Kosher Meat

by April Reinhardt
(last updated August 25, 2014)

The most difficult aspect of living a totally kosher lifestyle is that of dealing with meat products for consumption. Meat is considered kosher only if the animal from which the meat comes from has split hooves and chews its cud. Further, meat must be slaughtered in compliance with Jewish law, using special customs and traditions for slaughtering the animal. And finally, in order for meat to be considered kosher, it must be handled and cooked separately from dairy products. Only until meat meets all of those stringent criteria can it then be called kosher.

Keeping yourself entirely kosher can prove difficult unless you have a kosher butcher in your neighborhood. Kosher butchers are devout and expert at obeying and following Jewish law as it concerns the slaughter, handling, and packaging of meats. While it takes added time and preparation to remain kosher, serving kosher meats at your dinner table does not detract from the taste of the meat. In fact, when kosher meats are served, there is no difference in the way they look, smell, or taste than with other, non-kosher, meats. Here are some tips and points to consider when preparing and serving kosher meats:

  • Take care to ensure that the meat you purchase has been slaughtered and prepared by a kosher butcher.
  • Within 72 hours of purchase, wash the meat thoroughly and then allow it to soak for at least 30 minutes to prepare it for the salting process.
  • After the meat has soaked, salt it with kosher salt, allowing the meat to lie on a cutting board for one hour.
  • After one hour, rinse and drain the meat.

Once the process is complete, the meat is considered kosher and can be used in your favorite recipe. Just a few kosher meat recipes include meatloaf, meatballs, kreplach, rib roast, pepper steak, cabbage rolls, Texas chili, baked salami, and beef stew. So, you see, you can make any dish you'd like once you make sure that the meat it kosher.

For cooks who would rather serve a meat substitute, try using tofu. Tofu is formed from soybean liquid. The remaining curd is pressed into a block called tofu. Tofu is extremely high in protein and absorbs the taste of the food you mix it with. In other words, if you add it to beef flavored stock, it will taste like beef. If you don't have any kosher meat on hand, consider serving a dish that includes tofu.

Author Bio

April Reinhardt

An admin­istrator for a mutual fund man­age­ment firm, April deals with the writ­ten word daily. She loves to write and plans to author a memoir in the near future. April attend­ed More­head State Uni­ver­sity to pursue a BA degree in Ele­men­tary Edu­ca­tion. ...

MORE FROM APRIL

Choosing a Toilet Bowl Cleaner

Consider the cause of the stains in your toilet before choosing a toilet bowl cleaner. Also keep in mind the composition of ...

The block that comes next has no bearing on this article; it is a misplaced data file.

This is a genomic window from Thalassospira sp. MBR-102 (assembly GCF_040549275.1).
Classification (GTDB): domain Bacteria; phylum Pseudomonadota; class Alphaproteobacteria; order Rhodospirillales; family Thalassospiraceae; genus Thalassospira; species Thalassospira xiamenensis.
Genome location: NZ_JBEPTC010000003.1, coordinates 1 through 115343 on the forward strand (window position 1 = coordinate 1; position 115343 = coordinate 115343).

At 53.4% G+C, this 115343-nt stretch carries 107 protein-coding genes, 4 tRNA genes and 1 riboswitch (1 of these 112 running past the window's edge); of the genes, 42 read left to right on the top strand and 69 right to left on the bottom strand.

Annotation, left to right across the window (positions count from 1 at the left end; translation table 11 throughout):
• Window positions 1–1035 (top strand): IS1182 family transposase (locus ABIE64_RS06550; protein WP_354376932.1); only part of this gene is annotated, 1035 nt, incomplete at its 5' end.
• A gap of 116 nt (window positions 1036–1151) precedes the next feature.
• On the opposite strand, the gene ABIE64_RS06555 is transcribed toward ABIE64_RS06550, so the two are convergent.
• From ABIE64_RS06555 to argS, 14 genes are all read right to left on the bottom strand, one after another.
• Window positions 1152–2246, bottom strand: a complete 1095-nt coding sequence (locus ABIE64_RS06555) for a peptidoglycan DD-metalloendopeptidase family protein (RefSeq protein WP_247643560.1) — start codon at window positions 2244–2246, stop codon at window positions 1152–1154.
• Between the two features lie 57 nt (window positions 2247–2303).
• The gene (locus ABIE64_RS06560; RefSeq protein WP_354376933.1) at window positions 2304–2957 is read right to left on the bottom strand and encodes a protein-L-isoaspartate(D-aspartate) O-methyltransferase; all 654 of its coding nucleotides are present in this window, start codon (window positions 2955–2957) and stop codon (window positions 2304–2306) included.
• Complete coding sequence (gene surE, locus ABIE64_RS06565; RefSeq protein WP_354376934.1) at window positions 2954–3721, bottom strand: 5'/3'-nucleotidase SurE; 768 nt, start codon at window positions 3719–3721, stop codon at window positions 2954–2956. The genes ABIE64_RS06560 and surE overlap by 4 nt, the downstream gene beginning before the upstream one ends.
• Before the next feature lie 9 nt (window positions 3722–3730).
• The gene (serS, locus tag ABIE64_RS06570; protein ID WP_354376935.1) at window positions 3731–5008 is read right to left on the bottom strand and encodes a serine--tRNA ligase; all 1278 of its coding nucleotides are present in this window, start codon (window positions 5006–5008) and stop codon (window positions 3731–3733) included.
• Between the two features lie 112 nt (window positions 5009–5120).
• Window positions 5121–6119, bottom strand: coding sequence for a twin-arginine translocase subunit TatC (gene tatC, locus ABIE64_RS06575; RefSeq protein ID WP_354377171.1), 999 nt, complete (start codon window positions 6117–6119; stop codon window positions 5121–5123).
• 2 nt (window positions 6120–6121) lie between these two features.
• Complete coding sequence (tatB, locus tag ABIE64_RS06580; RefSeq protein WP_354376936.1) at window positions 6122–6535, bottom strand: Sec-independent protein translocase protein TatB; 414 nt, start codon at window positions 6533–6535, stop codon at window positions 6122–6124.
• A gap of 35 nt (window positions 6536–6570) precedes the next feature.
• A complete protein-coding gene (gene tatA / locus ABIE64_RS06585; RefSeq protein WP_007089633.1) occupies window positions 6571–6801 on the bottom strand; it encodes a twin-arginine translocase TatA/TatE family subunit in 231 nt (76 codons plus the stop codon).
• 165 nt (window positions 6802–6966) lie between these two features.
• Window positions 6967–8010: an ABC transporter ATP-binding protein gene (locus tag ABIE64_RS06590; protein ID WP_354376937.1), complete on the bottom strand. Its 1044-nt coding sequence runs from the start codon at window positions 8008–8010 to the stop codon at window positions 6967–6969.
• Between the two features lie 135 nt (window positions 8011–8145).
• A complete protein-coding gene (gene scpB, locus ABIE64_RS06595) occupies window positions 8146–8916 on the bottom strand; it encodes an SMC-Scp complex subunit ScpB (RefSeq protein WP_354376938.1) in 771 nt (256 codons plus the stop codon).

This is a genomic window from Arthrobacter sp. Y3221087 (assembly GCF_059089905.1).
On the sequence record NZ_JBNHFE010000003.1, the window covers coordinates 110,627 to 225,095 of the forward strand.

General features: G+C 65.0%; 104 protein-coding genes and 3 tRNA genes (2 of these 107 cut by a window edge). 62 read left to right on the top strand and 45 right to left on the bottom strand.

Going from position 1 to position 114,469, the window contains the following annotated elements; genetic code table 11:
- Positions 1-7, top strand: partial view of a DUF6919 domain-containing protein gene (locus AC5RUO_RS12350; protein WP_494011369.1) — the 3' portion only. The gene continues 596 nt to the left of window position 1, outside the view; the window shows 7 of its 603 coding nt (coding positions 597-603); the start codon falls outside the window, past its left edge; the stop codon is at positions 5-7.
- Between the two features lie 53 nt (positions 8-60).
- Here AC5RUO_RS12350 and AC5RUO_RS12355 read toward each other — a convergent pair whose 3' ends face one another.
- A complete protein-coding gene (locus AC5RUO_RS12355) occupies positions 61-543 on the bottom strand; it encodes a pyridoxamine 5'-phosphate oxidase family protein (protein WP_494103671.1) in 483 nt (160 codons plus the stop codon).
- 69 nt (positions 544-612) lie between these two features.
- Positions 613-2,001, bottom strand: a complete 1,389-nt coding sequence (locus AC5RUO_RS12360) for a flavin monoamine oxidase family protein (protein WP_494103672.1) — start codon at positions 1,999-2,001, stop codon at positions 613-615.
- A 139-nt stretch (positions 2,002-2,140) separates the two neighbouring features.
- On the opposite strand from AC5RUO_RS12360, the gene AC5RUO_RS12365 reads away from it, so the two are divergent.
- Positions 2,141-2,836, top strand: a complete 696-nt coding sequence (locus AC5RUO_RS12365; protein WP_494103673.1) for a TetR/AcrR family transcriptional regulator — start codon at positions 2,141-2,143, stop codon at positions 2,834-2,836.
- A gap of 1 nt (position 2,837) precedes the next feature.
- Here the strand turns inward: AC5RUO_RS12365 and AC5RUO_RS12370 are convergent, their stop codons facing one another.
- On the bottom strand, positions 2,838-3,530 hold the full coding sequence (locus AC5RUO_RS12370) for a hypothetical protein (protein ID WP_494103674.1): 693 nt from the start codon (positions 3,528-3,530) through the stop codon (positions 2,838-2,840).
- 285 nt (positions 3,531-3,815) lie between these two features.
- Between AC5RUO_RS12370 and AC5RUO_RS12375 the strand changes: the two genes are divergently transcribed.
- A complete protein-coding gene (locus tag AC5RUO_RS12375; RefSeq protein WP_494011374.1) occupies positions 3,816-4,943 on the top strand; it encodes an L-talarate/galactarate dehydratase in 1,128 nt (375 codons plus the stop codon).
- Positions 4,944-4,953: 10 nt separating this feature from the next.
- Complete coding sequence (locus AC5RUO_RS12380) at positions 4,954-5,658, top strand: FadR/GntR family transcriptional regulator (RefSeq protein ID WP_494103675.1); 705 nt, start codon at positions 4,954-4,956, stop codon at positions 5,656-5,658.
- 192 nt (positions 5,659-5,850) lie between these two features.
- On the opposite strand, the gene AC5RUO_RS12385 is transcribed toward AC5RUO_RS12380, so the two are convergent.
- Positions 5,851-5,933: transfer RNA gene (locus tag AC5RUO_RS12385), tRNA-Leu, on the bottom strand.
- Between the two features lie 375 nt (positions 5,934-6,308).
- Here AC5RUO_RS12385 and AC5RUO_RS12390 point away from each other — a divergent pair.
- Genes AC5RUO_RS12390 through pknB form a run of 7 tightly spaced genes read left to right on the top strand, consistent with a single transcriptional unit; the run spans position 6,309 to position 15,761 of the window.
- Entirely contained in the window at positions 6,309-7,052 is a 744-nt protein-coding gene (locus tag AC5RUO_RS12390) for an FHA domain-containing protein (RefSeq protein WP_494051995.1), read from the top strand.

Discover More

Interior Decorating Ideas

You don't need to decide upon a preset notion of what a room should look like. Use your creativity to design a room and, ...

Discover More

Bordeaux Wine

Some of the most popular—and expensive—wines in the world are those that come form the Bordeaux region of France. ...

Discover More
More Cooking Tips

Apple Mash

Apple mash is a wonderful dish that has long been a favorite in Emerald Isle. Learn a little more about this great dish by ...

Discover More

Orange Chicken

If you, and your family, are in the mood for some fine Asian cuisine, but don't want to have the same old dish again, then ...

Discover More

What is Chapattis?

Have you ever gone out to eat at a wonderful Indian restaurant and wondered what that tortilla-looking piece of bread was? ...

Discover More
Subscribe

FREE SERVICE: Receive an e-mail several times each week with a featured cooking tip. Enter your address and click "Subscribe."

Comments

If you would like to add an image to your comment (not an avatar, but an image to help in making the point of your comment), include the characters [{fig}] in your comment text. You’ll be prompted to upload your image when you submit the comment. Images larger than 600px wide or 1000px tall will be reduced. Up to three images may be included in a comment. All images are subject to review. Commenting privileges may be curtailed if inappropriate images are posted.

What is 4 + 2?

There are currently no comments for this tip. (Be the first to leave your comment—just use the simple form above!)


Videos

Subscribe to the Tips.Net channel:

Visit the Tips.Net channel on YouTube

Subscribe

FREE SERVICE: Receive an e-mail several times each week with a featured cooking tip. Enter your address and click "Subscribe."

(Your e-mail address is not shared with anyone, ever.)